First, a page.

November 15, 2012
BP To Pay Largest Criminal Settlement In U.S. History
Michael Harper for redOrbit.com — Your Universe Online
On April 20, 2010, the Deepwater Horizon oil rig exploded, subjecting America´s Gulf Coast region to the single largest offshore oil spill in history. The effects of this oil spill are still being felt by the lands surrounding the area, the wildlife who called the area home and the people who made their living from industries in the region.
There´s a bit of justice that´s been served today, as British Petroleum (BP) has agreed to plead guilty to felony charges stemming from the spill, paying out $4.5 billion in damages, including an additional $1.26 billion in criminal fees.
The disaster, which took place nearly 3 years ago, not only wreaked havoc on the Gulf Coast region, but also claimed the life of 11 workers on board the rig when it exploded.
Now, what could easily be considered one of the world´s worst man-made tragedies has now led to the largest criminal settlement in American history, according to an unnamed official cited by Bloomberg.
BP will plead guilty to obstruction of justice, while 2 of their employees face manslaughter charges over the 11 deaths onboard the Deepwater Horizon rig, according to this unnamed official.
This decision must now be made official and is subject to approval by a U.S. Federal Court.
Furthermore, BP is expected to plead guilty to a pair of environmental misdemeanors, including one count under the Clean Water Act and another count under the Migratory Bird Treaty Act. As further restitution, BP has said they will pay out $2.394 million to the National Fish and Wildlife Foundation over the next 5 years, as well as $350 million to the National Academy of Sciences during the same period.
BP will also pay out $525 million in penalties over the next 3 years to the Securities and Exchange Commission, which stems from their reporting of the oil flow rates immediately following the spill.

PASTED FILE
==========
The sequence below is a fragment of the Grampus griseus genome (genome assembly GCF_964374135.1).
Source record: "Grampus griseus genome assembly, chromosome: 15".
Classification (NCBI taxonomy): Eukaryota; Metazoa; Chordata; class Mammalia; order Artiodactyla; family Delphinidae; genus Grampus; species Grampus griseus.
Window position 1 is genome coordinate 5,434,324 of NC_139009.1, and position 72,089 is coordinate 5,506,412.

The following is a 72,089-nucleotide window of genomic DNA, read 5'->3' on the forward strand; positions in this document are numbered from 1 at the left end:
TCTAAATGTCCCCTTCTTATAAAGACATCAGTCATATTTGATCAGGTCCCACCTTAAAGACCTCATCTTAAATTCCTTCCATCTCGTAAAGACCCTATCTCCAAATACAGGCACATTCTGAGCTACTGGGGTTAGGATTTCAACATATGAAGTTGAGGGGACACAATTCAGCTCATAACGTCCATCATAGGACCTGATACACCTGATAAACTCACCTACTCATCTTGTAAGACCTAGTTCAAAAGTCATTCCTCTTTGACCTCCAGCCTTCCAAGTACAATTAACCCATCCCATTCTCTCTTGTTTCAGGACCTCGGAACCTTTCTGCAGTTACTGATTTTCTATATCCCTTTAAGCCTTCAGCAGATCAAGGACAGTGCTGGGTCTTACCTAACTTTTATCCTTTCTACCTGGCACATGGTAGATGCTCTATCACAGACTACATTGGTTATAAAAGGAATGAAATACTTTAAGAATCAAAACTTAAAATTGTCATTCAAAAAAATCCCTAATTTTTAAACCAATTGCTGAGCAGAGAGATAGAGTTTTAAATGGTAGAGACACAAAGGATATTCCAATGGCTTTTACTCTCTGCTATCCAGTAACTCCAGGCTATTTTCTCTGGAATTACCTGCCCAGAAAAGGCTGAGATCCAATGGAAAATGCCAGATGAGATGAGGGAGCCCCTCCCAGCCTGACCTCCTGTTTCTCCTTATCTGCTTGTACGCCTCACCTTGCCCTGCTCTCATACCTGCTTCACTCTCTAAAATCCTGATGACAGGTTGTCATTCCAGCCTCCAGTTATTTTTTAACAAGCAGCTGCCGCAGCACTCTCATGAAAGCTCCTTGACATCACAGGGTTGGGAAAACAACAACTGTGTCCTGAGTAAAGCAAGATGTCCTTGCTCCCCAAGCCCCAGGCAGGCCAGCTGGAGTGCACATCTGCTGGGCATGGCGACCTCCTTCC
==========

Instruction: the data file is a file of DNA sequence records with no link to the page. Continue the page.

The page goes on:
One executive, David Rainey, is facing a federal indictment for lying when federal investigators asked him how the company calculated how much oil had been spilled in the 2 weeks following the explosion. At the time, Rainey was the vice president of exploration for the Gulf of Mexico.
"We apologize for our role in the accident, and as today's resolution with the U.S. government further reflects, we have accepted responsibility for our actions," said BP´s chief executiveBob Dudley in a statement.
The company has now said they will begin to review their risk and management procedures in the Gulf of Mexico, recommending improvements where needed. They´ll also be appointing an ethics monitor to review their code of conduct.
While BP has agreed to pay out exorbitant amounts of money and plead guilty to felony charges, the clean up effort continues in the Gulf Coast. In September, Louisiana State University conducted research and found that the oil-eating bacteria, which was dispersed to help remove the toxic material from the Gulf had been quite effective, saying, to date, the bacteria had already devoured at least 200,000 tons of spilled oil and gas.